In the great struggle of the nationalities within the wide circuit
of the Roman empire, the secondary nations seem at this period on
the wane or disappearing. The most important of them all, the
Phoenician, received through the destruction of Carthage a mortal
wound from which it slowly bled to death.
The districts of Italy
which had hitherto preserved their old language and manners,
Etruria and Samnium, were not only visited by the heaviest blows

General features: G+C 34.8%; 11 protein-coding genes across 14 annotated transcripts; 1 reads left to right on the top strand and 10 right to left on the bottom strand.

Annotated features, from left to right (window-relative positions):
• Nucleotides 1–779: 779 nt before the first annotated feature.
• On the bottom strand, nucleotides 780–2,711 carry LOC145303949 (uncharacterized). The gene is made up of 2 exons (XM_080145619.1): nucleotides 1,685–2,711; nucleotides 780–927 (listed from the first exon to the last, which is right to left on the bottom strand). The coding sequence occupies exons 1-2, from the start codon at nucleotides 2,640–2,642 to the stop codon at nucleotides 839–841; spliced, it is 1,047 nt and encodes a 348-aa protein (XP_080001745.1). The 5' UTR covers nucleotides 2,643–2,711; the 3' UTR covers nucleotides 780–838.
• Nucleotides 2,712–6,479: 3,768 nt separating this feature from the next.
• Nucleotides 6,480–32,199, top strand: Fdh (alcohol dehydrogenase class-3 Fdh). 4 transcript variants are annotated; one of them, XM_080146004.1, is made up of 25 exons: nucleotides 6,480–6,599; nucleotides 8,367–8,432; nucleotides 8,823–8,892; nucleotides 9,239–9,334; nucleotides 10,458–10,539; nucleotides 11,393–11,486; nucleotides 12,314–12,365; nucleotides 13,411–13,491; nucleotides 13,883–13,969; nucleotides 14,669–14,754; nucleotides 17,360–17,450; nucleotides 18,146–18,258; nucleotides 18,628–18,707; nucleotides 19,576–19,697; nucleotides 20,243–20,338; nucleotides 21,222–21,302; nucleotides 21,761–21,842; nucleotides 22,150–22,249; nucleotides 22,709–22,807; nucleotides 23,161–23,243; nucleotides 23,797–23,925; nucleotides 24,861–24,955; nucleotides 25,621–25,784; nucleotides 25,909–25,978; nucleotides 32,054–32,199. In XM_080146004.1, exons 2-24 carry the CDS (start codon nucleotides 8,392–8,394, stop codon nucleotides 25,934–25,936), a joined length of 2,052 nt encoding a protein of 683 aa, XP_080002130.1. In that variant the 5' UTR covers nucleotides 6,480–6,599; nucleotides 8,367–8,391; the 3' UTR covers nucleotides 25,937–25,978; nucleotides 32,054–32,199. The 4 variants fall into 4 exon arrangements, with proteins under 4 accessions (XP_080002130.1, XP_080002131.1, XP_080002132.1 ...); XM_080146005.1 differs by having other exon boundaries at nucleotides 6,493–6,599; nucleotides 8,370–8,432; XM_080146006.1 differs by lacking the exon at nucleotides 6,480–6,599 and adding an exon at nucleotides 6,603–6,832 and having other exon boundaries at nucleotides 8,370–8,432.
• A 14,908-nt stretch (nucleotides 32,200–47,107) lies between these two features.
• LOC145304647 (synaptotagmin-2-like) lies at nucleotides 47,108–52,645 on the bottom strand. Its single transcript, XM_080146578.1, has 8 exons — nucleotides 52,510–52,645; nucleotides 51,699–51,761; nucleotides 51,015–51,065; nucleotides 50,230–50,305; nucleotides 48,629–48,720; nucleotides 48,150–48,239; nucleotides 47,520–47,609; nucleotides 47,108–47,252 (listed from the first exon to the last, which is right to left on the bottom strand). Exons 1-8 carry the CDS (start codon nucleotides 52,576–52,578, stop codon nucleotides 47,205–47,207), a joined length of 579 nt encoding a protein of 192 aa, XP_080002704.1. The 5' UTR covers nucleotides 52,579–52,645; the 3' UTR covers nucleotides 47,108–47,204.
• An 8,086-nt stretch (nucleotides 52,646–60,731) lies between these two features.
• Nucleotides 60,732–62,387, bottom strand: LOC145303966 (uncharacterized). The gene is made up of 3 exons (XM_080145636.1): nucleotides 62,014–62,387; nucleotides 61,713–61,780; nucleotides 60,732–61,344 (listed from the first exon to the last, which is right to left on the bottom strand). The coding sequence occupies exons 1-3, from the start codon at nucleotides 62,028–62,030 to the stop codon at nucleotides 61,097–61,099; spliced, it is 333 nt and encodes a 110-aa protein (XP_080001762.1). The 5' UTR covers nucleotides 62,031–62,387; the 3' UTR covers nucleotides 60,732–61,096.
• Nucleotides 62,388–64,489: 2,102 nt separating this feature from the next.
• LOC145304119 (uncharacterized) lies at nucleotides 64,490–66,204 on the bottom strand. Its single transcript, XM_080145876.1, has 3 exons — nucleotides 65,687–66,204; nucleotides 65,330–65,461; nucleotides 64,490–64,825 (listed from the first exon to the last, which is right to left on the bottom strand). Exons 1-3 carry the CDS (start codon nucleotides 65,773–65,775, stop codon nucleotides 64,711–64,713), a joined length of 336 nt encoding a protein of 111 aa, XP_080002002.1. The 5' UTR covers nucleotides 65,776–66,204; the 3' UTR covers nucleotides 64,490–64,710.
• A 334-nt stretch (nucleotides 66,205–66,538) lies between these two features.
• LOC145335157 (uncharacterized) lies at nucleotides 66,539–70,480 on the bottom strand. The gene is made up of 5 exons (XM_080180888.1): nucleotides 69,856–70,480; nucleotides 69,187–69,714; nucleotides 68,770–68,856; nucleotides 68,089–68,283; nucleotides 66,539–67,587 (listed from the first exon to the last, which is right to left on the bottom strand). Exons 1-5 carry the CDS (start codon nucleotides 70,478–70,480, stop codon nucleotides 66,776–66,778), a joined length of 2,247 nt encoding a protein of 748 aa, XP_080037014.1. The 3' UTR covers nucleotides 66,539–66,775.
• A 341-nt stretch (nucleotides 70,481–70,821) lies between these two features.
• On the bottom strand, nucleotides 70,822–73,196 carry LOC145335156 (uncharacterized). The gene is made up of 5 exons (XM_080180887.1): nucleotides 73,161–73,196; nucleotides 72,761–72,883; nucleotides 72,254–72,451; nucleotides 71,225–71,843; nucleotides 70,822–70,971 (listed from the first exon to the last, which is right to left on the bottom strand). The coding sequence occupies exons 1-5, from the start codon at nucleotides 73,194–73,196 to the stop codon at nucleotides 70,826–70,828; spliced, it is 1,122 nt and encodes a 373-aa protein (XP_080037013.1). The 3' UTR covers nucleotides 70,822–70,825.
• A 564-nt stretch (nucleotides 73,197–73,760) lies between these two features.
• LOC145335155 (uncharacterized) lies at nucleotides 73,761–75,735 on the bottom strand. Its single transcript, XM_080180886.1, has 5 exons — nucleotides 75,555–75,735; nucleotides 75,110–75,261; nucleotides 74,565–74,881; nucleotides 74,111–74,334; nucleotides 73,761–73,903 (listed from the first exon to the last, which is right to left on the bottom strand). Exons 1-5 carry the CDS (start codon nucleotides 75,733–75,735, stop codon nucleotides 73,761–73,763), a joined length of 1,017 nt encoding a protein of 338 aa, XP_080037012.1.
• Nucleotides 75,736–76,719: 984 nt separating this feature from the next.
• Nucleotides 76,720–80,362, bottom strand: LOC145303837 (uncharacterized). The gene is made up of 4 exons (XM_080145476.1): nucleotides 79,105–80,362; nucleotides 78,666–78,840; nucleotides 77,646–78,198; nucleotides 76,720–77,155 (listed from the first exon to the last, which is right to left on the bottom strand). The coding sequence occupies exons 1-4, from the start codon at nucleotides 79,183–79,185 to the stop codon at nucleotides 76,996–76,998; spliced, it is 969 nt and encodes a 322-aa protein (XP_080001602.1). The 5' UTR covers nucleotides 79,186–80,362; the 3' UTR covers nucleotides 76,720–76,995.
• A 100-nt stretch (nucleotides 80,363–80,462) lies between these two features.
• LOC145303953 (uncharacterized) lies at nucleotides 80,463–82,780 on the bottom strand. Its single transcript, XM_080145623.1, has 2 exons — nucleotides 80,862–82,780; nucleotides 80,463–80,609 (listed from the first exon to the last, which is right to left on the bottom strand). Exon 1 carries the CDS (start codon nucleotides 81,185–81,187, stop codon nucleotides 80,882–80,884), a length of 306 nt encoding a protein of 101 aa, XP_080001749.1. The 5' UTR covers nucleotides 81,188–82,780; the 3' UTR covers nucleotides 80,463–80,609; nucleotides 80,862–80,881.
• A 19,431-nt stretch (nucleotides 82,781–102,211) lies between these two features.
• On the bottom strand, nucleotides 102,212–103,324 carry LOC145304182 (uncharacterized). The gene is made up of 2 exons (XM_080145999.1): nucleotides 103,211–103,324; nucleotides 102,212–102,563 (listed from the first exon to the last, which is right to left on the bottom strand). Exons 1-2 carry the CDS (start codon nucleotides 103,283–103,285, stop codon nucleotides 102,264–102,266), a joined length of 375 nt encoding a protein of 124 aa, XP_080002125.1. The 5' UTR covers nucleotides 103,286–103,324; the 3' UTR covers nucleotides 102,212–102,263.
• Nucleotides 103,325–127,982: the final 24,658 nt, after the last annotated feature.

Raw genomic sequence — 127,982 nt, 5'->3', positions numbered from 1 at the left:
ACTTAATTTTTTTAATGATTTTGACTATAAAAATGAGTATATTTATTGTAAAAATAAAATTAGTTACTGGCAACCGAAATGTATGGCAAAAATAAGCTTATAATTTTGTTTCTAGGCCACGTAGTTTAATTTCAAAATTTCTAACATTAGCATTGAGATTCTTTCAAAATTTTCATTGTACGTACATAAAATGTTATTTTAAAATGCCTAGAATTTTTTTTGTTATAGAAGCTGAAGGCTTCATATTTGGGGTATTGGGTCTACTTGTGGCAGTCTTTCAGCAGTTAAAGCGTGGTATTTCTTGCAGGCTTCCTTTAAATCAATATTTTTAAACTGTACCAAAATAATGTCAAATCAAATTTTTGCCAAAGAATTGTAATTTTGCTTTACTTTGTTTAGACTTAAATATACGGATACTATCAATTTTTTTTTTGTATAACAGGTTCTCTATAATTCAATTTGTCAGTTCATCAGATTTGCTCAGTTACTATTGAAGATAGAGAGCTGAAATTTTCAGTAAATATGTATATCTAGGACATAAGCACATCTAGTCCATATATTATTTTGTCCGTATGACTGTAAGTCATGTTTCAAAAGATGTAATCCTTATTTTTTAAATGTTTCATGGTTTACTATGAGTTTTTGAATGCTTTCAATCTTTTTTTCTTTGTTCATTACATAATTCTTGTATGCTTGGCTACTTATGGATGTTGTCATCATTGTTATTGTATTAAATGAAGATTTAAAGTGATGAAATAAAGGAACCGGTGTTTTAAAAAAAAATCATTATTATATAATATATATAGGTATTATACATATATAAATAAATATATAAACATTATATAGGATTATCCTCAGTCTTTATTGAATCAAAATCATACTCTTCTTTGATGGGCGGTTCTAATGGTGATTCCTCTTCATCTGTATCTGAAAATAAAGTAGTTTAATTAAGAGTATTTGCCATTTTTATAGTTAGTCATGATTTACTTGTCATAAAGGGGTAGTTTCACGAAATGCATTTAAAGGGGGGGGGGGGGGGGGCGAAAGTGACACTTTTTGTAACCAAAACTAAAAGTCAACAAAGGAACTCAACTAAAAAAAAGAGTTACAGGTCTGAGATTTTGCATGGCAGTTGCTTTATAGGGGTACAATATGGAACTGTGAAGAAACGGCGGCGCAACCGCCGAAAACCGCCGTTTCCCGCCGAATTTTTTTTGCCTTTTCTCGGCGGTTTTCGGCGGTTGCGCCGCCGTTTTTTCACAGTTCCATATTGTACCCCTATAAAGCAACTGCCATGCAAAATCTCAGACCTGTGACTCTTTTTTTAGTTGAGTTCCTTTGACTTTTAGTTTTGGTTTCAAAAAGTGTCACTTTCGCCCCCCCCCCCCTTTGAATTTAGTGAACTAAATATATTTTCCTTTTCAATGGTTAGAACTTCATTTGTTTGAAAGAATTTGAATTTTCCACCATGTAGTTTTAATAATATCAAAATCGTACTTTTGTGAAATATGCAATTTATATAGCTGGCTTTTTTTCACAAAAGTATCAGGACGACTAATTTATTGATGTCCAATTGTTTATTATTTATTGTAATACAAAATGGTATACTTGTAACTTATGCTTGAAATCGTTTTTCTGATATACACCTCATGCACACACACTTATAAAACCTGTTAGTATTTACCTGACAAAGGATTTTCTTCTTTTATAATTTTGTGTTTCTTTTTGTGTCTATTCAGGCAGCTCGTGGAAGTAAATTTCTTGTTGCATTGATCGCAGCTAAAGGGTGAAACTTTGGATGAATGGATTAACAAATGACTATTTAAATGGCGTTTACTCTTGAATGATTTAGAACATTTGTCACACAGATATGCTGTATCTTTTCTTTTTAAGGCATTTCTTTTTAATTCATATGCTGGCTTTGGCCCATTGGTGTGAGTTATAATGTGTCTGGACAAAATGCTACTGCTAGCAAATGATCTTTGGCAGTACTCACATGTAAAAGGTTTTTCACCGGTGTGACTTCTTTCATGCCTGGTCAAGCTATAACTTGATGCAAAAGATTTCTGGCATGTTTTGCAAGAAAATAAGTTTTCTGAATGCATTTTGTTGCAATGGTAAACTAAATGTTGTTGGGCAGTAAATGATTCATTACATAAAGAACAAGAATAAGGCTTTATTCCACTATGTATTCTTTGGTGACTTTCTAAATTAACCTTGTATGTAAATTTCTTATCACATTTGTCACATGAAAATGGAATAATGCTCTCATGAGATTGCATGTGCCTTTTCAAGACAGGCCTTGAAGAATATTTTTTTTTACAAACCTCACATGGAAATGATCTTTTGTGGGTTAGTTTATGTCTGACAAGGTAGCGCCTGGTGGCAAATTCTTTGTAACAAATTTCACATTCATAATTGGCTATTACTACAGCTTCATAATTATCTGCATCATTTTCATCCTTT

of the Sullan reaction, but were compelled also by the political
levelling of Italy to adopt the Latin language and customs in
public intercourse, so that the old native languages were reduced
to popular dialects rapidly decaying.
There no longer appears
throughout the bounds of the Roman state any nationality entitled
even to compete with the Roman and the Greek.